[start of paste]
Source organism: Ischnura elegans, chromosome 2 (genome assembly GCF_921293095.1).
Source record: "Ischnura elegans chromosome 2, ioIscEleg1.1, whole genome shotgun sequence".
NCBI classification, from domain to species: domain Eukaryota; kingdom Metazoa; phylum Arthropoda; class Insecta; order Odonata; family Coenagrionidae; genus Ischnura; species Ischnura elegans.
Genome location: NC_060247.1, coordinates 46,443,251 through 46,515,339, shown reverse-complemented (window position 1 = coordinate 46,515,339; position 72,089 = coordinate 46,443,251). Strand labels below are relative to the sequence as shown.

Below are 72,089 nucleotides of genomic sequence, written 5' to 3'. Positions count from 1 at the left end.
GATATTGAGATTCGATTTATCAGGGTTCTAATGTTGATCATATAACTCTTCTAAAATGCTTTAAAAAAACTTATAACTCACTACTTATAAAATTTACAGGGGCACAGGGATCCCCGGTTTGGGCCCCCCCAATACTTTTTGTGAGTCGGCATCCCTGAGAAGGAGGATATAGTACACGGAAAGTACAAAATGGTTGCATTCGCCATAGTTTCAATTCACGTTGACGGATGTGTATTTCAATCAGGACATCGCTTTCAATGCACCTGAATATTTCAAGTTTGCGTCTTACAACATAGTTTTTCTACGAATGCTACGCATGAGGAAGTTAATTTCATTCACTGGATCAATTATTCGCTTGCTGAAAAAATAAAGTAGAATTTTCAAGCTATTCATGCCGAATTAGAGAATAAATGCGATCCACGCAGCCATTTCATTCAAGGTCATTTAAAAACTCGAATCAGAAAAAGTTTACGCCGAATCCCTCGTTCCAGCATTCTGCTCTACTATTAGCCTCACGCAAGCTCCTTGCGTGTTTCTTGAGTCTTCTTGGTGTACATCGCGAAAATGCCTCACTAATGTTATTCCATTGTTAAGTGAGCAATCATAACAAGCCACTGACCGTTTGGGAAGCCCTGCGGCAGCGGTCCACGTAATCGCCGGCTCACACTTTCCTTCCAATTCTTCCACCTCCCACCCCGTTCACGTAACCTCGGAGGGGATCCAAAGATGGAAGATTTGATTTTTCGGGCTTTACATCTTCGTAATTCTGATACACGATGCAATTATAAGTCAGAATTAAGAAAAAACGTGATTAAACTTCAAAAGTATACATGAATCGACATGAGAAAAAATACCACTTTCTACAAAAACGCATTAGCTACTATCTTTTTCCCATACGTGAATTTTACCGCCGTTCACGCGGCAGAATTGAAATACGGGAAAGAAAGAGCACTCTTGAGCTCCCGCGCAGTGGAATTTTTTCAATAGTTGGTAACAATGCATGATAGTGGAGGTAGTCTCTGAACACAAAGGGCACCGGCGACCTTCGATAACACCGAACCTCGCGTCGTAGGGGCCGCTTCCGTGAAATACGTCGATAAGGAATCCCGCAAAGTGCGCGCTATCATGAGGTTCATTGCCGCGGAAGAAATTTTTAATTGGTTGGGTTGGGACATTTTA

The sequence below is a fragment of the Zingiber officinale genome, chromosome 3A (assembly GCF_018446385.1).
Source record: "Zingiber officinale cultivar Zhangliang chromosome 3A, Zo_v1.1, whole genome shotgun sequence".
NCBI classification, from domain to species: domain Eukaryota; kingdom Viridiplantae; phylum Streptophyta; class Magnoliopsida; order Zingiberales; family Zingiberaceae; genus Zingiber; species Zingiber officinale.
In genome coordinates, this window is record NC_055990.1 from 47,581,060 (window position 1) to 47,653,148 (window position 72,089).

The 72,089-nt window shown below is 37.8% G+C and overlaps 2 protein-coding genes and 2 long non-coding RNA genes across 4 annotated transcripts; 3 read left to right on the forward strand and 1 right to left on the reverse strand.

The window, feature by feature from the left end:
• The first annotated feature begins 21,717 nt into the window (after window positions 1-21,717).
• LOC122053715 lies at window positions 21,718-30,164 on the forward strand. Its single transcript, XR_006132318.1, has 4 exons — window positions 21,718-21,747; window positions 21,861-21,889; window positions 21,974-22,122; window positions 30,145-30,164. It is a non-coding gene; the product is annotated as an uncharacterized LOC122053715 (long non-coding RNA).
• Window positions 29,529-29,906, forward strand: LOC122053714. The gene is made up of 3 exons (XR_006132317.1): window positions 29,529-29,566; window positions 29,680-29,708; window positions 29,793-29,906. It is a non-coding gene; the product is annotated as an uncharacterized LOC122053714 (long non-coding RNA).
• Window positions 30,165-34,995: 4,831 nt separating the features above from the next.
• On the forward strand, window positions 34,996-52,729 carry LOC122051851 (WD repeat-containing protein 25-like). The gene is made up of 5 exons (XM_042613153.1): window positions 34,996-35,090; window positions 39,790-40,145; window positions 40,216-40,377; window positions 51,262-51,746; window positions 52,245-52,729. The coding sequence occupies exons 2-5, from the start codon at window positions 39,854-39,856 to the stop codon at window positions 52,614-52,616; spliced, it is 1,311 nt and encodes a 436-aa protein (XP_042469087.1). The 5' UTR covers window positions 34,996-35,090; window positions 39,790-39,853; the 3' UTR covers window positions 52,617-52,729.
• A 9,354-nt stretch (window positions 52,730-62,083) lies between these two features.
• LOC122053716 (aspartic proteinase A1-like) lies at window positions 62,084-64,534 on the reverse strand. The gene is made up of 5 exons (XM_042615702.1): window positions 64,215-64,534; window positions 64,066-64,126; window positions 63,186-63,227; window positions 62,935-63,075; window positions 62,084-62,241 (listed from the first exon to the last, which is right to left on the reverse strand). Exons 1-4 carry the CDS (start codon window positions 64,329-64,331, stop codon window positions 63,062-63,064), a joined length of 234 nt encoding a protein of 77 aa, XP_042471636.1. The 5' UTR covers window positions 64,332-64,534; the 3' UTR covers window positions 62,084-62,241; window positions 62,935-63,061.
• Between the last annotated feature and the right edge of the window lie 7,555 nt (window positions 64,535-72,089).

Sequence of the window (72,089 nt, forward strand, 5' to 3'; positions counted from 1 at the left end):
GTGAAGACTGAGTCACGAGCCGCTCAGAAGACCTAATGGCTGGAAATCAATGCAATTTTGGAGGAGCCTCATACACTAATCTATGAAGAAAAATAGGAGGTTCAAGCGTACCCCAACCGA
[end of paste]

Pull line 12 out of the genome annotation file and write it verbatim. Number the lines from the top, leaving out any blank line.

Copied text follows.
The window, feature by feature from the left end: